Fine. But Not Dandy
A $24-million fine should say it all.
On Aug. 17, 2005 the U.S. Treasury Department's Office of the Comptroller of the Currency and the Financial Crimes Enforcement Network (FinCEN) imposed its second-largest fine for alleged failures to comply with anti-money laundering laws.
Government officials stated that Arab Bank's New York branch "failed to implement an adequate anti-money laundering program to comply with the Bank Secrecy Act" and "manage the risks of money laundering and terrorist financing."
The Arab Bank fine isn't a surprise to any of the compliance experts and regulators who spoke to The Credit Union Journal about the present compliance climate. Experts say they understand the mountain of work facing credit unions regarding compliance and how regulations are frequently hazy, often flat-out confusing and sometimes contradictory. For many mid-size and especially smaller credit unions, managers frequently feel they spend more time on compliance issues than in the basic business of helping members.
But analysts all agree: the workload isn't about to shrink, and regulators will not be backing off on any compliance requirements, especially BSA regulations, in a post-Sept. 11 world. But those analysts also agreed that there are steps credit unions can take to make the process of compliance smoother.
"It's scary when you're seeing the fines out there," agreed Shannon L. Bennett, a compliance analyst with Bankers Systems, Inc. "Guess what? These requirements are here to stay."
In response, credit unions have hired compliance "tutors," purchased compliance models, turned to their state leagues and regulators, or secured the services of some of the many companies that offer compliance services. And at least one analyst believes the time is ripe for CUSOs to be formed to assist small and mid-size CUs with compliance demands (see related story).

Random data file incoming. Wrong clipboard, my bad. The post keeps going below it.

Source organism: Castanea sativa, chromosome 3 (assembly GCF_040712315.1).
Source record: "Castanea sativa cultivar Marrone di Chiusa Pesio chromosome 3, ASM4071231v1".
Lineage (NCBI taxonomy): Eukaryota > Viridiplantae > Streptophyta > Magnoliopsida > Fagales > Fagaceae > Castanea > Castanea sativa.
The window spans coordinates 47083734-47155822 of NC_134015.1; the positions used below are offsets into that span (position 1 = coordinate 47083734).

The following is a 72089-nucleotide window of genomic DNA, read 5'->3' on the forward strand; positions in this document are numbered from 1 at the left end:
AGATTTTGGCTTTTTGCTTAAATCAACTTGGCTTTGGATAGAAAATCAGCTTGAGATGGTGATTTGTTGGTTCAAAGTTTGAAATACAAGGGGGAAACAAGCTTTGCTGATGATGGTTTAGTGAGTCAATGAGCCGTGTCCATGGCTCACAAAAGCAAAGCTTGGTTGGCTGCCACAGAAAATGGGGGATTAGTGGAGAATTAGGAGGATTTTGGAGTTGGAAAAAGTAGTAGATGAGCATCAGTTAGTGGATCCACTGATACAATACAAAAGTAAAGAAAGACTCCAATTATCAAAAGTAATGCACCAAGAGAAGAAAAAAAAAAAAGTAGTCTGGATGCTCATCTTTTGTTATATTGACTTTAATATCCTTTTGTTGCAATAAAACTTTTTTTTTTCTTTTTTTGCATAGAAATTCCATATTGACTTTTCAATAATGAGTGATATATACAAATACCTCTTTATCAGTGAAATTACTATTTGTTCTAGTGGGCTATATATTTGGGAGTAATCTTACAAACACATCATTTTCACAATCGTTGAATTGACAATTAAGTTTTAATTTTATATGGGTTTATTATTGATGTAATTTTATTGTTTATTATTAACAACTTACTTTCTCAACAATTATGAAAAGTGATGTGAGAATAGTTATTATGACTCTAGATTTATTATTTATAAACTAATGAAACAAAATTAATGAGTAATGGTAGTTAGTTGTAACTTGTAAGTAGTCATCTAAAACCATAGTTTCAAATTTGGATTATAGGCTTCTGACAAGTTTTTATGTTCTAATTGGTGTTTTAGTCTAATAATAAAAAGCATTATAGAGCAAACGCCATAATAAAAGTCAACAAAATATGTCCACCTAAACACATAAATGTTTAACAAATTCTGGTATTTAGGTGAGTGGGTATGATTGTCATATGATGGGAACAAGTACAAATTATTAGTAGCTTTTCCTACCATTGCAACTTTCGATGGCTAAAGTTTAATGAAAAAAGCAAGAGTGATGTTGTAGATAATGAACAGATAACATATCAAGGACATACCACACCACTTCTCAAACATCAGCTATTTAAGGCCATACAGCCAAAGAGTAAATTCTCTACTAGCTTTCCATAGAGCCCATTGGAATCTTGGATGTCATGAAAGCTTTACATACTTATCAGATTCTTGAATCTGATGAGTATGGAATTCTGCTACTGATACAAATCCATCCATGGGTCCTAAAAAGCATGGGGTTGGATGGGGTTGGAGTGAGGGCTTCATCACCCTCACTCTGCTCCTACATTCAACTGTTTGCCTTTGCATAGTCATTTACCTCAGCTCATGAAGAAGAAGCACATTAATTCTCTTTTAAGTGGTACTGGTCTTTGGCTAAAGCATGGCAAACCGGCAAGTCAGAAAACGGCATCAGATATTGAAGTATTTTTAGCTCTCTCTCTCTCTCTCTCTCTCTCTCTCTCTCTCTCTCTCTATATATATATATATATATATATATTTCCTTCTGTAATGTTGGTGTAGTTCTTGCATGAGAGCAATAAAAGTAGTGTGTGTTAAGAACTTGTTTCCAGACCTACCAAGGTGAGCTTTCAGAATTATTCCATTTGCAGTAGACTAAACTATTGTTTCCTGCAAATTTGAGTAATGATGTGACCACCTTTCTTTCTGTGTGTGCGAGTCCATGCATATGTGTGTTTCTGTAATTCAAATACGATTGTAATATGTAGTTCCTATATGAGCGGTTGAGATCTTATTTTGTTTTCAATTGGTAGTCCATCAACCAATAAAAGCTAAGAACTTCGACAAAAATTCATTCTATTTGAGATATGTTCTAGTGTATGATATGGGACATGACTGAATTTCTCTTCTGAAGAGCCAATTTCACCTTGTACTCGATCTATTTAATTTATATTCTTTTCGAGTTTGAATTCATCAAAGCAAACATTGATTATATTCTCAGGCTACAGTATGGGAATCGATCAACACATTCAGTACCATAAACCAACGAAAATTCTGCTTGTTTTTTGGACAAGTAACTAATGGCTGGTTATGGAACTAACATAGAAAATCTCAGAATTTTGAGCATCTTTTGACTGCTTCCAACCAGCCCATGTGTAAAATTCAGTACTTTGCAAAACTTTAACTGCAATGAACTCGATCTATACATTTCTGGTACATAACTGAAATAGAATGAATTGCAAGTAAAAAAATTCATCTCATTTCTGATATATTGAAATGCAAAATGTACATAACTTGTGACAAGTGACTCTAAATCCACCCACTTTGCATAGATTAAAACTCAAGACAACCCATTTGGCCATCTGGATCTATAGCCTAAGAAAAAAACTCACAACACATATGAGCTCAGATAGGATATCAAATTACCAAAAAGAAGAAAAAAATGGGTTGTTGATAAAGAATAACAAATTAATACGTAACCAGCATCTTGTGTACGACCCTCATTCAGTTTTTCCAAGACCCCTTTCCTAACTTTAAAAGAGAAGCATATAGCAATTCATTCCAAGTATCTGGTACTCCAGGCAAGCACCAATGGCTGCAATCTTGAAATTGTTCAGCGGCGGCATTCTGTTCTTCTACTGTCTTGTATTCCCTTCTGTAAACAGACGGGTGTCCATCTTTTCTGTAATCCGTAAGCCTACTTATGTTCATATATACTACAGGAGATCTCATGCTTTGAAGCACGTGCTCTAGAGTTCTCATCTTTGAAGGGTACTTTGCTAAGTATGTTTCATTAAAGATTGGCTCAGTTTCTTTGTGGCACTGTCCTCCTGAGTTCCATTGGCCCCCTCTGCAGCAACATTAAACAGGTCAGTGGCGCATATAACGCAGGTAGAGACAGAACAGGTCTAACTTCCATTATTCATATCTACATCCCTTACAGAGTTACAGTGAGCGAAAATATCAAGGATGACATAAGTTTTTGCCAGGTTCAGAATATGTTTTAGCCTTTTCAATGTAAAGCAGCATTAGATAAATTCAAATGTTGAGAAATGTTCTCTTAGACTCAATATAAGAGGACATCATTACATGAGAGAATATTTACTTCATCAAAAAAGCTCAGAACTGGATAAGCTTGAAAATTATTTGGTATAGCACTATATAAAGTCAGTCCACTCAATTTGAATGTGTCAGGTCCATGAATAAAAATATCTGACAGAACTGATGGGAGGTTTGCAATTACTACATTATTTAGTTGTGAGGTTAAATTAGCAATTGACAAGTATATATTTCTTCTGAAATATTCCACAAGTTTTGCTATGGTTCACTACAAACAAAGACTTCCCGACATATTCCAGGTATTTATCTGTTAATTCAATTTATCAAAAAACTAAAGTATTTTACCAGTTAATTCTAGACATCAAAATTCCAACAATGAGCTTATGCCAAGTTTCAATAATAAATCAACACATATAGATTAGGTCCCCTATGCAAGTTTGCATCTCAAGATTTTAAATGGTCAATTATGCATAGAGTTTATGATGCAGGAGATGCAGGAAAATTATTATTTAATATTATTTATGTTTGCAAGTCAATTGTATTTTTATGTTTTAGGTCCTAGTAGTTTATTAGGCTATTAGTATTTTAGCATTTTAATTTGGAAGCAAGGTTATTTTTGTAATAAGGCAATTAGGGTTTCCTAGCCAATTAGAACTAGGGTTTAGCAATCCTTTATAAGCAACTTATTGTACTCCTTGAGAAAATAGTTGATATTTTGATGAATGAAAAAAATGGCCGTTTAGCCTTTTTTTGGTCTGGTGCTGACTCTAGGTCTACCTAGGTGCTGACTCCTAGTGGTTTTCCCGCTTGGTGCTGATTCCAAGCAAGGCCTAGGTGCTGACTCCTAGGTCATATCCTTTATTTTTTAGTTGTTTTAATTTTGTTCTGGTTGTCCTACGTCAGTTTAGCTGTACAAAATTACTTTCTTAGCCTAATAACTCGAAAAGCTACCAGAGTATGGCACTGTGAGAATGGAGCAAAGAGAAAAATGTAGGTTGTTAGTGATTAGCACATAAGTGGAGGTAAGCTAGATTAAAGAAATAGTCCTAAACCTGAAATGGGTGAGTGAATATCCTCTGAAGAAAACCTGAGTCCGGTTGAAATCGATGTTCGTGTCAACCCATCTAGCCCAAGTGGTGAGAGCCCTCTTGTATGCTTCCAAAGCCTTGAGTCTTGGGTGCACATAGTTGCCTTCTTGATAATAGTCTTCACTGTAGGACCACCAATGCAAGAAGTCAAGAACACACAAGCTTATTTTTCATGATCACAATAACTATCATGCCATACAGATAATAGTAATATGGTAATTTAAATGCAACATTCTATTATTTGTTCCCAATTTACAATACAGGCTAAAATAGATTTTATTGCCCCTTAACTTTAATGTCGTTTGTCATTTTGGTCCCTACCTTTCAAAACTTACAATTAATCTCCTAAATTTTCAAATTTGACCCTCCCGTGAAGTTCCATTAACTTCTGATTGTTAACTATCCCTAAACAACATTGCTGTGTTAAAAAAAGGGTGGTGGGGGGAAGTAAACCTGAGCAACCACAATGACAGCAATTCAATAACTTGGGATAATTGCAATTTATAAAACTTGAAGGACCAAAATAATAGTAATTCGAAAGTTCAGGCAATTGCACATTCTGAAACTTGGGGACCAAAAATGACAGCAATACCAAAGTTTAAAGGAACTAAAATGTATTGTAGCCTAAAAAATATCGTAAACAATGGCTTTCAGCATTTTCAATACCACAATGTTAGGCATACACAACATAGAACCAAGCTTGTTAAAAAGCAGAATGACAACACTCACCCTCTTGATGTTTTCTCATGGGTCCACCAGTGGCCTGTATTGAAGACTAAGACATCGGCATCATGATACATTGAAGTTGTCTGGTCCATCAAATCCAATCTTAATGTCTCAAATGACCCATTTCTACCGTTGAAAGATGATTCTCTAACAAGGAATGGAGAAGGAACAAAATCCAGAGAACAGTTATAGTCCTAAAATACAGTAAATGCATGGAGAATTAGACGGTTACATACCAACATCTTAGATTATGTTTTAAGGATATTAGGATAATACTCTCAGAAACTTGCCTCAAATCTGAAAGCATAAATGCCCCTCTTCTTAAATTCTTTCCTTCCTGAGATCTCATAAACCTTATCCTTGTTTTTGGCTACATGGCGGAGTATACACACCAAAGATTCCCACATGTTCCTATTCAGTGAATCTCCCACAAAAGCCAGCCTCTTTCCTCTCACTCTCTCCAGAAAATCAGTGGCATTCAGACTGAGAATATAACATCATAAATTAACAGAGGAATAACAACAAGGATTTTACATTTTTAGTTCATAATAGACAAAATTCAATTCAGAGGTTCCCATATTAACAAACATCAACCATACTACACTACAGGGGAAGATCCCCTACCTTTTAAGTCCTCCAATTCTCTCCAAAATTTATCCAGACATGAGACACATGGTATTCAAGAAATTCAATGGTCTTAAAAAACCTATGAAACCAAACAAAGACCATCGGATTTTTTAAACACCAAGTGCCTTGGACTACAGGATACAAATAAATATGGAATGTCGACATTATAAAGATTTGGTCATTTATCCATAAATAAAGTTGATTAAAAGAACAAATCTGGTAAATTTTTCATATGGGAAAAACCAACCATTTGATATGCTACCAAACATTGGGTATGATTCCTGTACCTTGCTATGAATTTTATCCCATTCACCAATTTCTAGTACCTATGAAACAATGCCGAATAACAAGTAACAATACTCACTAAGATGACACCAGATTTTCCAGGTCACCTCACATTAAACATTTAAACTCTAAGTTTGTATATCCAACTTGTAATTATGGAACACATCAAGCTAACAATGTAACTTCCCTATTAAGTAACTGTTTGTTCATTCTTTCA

The experts say most state and federal examiners are primarily focusing on Suspicious Activity Reports, Cash Transfer Reports, and most heavily on staff training, independent auditing and three other areas: documentation, documentation, documentation. When it comes to compliance, here are some examples of what to look for and how some credit unions are responding.
What The Leagues Are Doing
Wisconsin Credit Union League Legal Counsel Paul Guttormsson said most credit unions understand the need for increased emphasis on BSA as it relates to the PATRIOT Act, and are complying out of a sense of duty. But once they get into the "nitty-gritty" of it and see just how much work there is, they often overlook smaller details.
"It gets a little daunting. Compliance can be really overwhelming," he acknowledged. "Some just don't realize how big it is."
The Wisconsin league has been seeking to help its member credit unions with "written summaries in plain English" detailing BSA, new PATRIOT Act requirements, SAR and an adaptable policy model can fit their own needs. Guttormsson said CUs should be able to quickly find outside advice and services to aid compliance. "CUNA is really good about providing help," Guttormsson said.
In fact, every compliance expert who spoke with The Credit Union Journal mentioned the resources and advice provided by credit union leagues and CUNA. Guttormsson recommended CUNA's e-Guide to Federal Laws and Regulations, its links to helpful websites, and a list of Frequently Asked Questions. CUNA also offers "Cobweb," a listserv for online discussion on various compliance issues; and Compliance Challenge, a monthly newsletter with a Q & A format.
Yet for all that education that is available, Guttormsson noted that much of the work under BSA falls on front-line staff where the most employee turnover takes place.
The Policy on Policies